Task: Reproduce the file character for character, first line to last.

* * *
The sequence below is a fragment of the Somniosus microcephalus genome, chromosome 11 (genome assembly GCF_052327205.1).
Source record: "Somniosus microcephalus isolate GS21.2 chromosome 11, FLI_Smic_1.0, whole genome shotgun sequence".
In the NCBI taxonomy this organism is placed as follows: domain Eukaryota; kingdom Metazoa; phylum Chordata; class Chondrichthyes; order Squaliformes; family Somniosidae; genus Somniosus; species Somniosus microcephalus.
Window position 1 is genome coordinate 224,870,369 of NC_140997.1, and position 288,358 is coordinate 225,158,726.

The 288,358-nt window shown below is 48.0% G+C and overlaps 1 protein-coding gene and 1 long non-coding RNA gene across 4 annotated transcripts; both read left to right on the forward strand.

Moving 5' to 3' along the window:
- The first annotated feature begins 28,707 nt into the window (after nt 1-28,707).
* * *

The sequence below is a fragment of the Somniosus microcephalus genome, chromosome 11 (genome assembly GCF_052327205.1).
Source record: "Somniosus microcephalus isolate GS21.2 chromosome 11, FLI_Smic_1.0, whole genome shotgun sequence".
In the NCBI taxonomy this organism is placed as follows: domain Eukaryota; kingdom Metazoa; phylum Chordata; class Chondrichthyes; order Squaliformes; family Somniosidae; genus Somniosus; species Somniosus microcephalus.
Window position 1 is genome coordinate 224,870,369 of NC_140997.1, and position 288,358 is coordinate 225,158,726.

The 288,358-nt window shown below is 48.0% G+C and overlaps 1 protein-coding gene and 1 long non-coding RNA gene across 4 annotated transcripts; both read left to right on the forward strand.

Moving 5' to 3' along the window:
- The first annotated feature begins 28,707 nt into the window (after nt 1-28,707).